I told Mazzy that I would be standing in one place so she could run around, but not to leave the room. The moms chatted while the kids went crazy and this was probably the most relaxing part of the evening.
Afterwards, we all headed down to the iMax 3D theater where we watched a movie about ocean life.
It was fantastic and Mazzy loved it. I’m not sure if she was overtired, caught up in the moment or just excited to have friends all around the theater, because she ooohed and aaahed and narrated the whole thing as if I was a blind person who needed her color commentary to understand what I was watching.
After about 45 minutes, her head went limp on my shoulder and she requested to go to bed. By this point, I was pretty familiar with my surroundings and could lead us both easily back to our cots (no map or panic necessary).
Mazzy ran around the elephant display with her friends as I got our toiletries together. Probably one of my favorite parts of the evening was leading her through the front lobby to go to the bathroom. The entrance of the American Museum of Natural History is quite iconic with two huge dinosaur skeletons. It is always packed with people trying to purchase tickets so it was quite a trip to see it completely empty. Let alone as our route from bathroom to bed.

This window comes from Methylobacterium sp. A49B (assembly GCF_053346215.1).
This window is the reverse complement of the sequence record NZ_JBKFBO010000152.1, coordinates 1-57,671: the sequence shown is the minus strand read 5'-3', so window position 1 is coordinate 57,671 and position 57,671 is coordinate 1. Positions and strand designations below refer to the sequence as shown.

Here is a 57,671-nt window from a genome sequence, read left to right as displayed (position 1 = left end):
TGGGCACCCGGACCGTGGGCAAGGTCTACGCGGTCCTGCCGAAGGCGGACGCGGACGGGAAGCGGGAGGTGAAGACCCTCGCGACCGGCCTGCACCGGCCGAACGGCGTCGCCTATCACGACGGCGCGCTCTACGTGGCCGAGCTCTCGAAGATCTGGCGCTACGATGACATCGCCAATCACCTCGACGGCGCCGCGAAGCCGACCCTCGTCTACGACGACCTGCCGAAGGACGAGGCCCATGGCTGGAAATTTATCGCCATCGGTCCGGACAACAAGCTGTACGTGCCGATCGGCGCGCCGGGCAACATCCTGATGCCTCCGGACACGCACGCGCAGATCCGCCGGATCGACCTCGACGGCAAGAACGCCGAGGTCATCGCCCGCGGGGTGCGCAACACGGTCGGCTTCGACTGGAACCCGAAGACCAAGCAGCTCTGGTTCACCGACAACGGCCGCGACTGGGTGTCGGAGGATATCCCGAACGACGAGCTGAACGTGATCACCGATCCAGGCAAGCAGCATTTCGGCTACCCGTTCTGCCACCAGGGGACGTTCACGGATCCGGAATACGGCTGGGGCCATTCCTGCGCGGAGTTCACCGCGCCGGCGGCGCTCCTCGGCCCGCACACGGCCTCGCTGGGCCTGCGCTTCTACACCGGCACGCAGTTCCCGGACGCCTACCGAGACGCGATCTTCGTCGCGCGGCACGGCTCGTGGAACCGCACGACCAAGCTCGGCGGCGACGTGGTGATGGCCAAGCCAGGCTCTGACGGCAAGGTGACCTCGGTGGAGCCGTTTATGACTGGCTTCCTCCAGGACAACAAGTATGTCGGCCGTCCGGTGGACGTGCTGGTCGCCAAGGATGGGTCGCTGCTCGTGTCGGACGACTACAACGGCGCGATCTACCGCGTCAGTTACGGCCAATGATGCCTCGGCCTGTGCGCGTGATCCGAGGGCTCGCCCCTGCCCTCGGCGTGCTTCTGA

I wish I could say the night ended as we all settled into bed and fell asleep, but unfortunately, that was not the case. The kids all slept fine, but one mom’s snoring (compounded by the echo in the cavernous Hall of African Mammals) kept all the grown-ups awake. Every time I dozed off, the snoring would wake me up a few seconds later. It was pretty brutal. Luckily, I had brought my Kindle so I was able to read through the night.
All in all, it was an incredibly unique experience that I’m excited to be able to do again next year. Especially since we got to wake up to the sunlight streaming through the front doors.
I would just revise the packing list to: sleeping bag, pillow, flashlight, change of clothes, toiletries, bread crumbs, ear plugs and sleeping pills.
Maybe even something stronger. Those dinosaurs make quite a racket at night.